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3 Ways Dodge could Improve the Hellcat Challenger, Charger for 2018

We don’t have any official information on the 2018 Challenger SRT Hellcat or 2018 Charger SRT Hellcat, but based on a few other 2018 model year vehicles from FCA – there are three seemingly simple ways for Dodge to improve the Hellcat cars for the next model year.

The Dodge Challenger SRT Hellcat and Dodge Charger SRT Hellcat are both relatively unrivaled in terms of real world performance capabilities, with only the Chevrolet Camaro ZL1 posing a real challenge for the coupe while the 707hp Mopar sedan continues to be unrivaled by anything with four doors. The Hellcat Challenger and Charger are incredible performance machines from the factory and they have proven to be even more impressive with relatively minor aftermarket modifications, so those Hellcat owners who demand better performance can gain that extra power through a variety of channels.

However, even without any real competition for the Hellcat Challenger or Hellcat Charger, it is likely that Dodge will want to continue to improve the performance attributes of these two Mopar machines. There has been no word from FCA about changes coming to the 707hp Challenger or Charger for 2018, but based on some other 2018 model year vehicles, there are a few simple features which could go a long way in making the Hellcat cars even more impressive without adding more power.

A Wide Body Package
The new drag race-ready Dodge Demon will come with a factory wide body package, but there have been plenty of spy shots showing what appears to be a Hellcat Challenger with similar flared wheel openings. It has long been rumored that the Hellcat Challenger would get a wide body package and since the company has spent the time and money developing the composite flares and the unique sheet metal for the new quarter mile machine, it would make sense for Dodge to offer a similar wide body package for the 707hp Hellcat Challenger.

Going to a wide body package would allow Dodge to equip the Hellcat Challenger with much wider tires from the factory. The 275-wide Pirelli tires are one of the few components which owners do not love, so going to a wider tire would do away with some of the most common complaints. These wider tires would help the Challenger Hellcat put power to the wheels more efficiently, but they would also allow the car to handle and brake better.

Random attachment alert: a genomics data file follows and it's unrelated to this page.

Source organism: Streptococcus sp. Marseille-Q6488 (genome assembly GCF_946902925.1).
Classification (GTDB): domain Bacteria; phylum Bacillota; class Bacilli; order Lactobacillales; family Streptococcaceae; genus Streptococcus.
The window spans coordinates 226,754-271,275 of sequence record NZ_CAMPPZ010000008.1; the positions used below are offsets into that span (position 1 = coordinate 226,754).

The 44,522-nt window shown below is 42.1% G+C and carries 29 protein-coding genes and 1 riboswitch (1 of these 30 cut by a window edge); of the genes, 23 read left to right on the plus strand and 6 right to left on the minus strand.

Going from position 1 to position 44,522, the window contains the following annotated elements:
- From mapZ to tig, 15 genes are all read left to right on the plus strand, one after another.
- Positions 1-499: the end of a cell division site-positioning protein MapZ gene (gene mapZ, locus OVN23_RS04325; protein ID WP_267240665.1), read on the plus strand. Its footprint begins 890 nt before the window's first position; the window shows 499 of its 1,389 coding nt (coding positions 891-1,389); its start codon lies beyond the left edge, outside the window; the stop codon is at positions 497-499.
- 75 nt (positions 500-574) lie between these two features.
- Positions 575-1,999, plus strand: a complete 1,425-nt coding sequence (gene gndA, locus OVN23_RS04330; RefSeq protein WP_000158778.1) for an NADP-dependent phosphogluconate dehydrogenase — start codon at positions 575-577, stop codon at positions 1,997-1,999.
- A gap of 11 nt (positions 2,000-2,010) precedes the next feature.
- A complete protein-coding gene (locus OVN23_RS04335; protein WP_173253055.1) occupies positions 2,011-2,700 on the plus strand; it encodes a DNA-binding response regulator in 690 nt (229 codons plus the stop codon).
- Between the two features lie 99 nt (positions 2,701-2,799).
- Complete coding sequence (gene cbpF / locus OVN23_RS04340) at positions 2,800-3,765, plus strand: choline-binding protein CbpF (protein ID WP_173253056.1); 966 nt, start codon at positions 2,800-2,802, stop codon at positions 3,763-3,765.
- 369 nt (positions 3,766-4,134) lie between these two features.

The problem with this idea is that so far, Dodge has seemingly only developed the wide body components for the Challenger, so they would need to come up with a similar design for the Charger – but an optional wide body package would improve the Hellcat cars simply by making space for much wider tires.

The Torque Reserve System
The new Jeep Grand Cherokee Trackhawk is powered by the supercharge 6.2L Hemi from the Hellcat cars and, like the new Demon, the Trackhawk features the Torque Reserve system. This system improves power levels at launch by adjusting the spark timing, the fuel delivery and the supercharger bypass valve to allow the driver to “brake boost” the vehicle.

For example, when a current Hellcat Challenger or Charger launches at the drag strip, the engine is producing roughly no boost prior to launching and when the car does launch, the engine is making around 100lb-ft of torque. When you hold the Challenger or Charger Hellcat in place and ease into the throttle, it will not build boost and when you let off of the brakes to launch, that is the point at which it begins to add boost pressure to the engine. The time between the launch and the point at which the Hellcat Hemi is making enough boost to build big power is commonly known as boost lag, but the Torque Reserve system reduces that by a great deal. On the other hand, the Challenger Demon leaves the line around 8.3 pounds of boost which results in a launch torque level of roughly 534lb-ft. Since the Hellcat Challenger has less power, those torque and boost levels with the Torque Reserve system would likely be lower, but even with “only” 400lb-ft of torque on launch – it would make a Hellcat car with the Torque Reserve system considerably quicker than one without it.

With this technology in use in the 2018 Challenger Demon and the 2018 Jeep Trackhawk, there doesn’t seem to be any reason for the company to not include it for the 2018 model year Hellcat Challenger and Charger – unless they want to keep that feature exclusive to the other two models for the 2018 model year.

Weight Reduction
One of the key advantages of the drag-ready Challenger Demon is that is has a lightened up interior with manual adjusted seats devoid of heated or cooled surfaces and a minimal sound system with as few speakers as possible. While plenty of Hellcat owners love the loaded interior of their Mopar muscle cars, there are Hellcat owners who could do without things like leather/power/heated/cooled front seats or a premium sound system. For someone who daily drives their car, those are great features of a 700+ horsepower vehicle, but for someone who is focused solely on performance, the fancy seats and sound system of the 2015-2017 Hellcat cars just add weight and expense.

Unfortunately, we don’t have any idea if Dodge will make these changes for 2018, but there have long been rumors that the 707hp Hellcat Challenger would get a wide body kit with bigger tires and with the other supercharged 2018 models coming with the Torque Reserve system, it seems like a no-brainer to add it to the Hellcat cars. However, it seems less likely that Dodge will offer a stripped out interior for the Hellcat Challenger and Charger, but it seems like there is most certainly a market for a package similar to the older SRT Core package for the Challenger, Charger and Chrysler 300.


THE ROAD (not verified)    June 8, 2017 - 9:12PM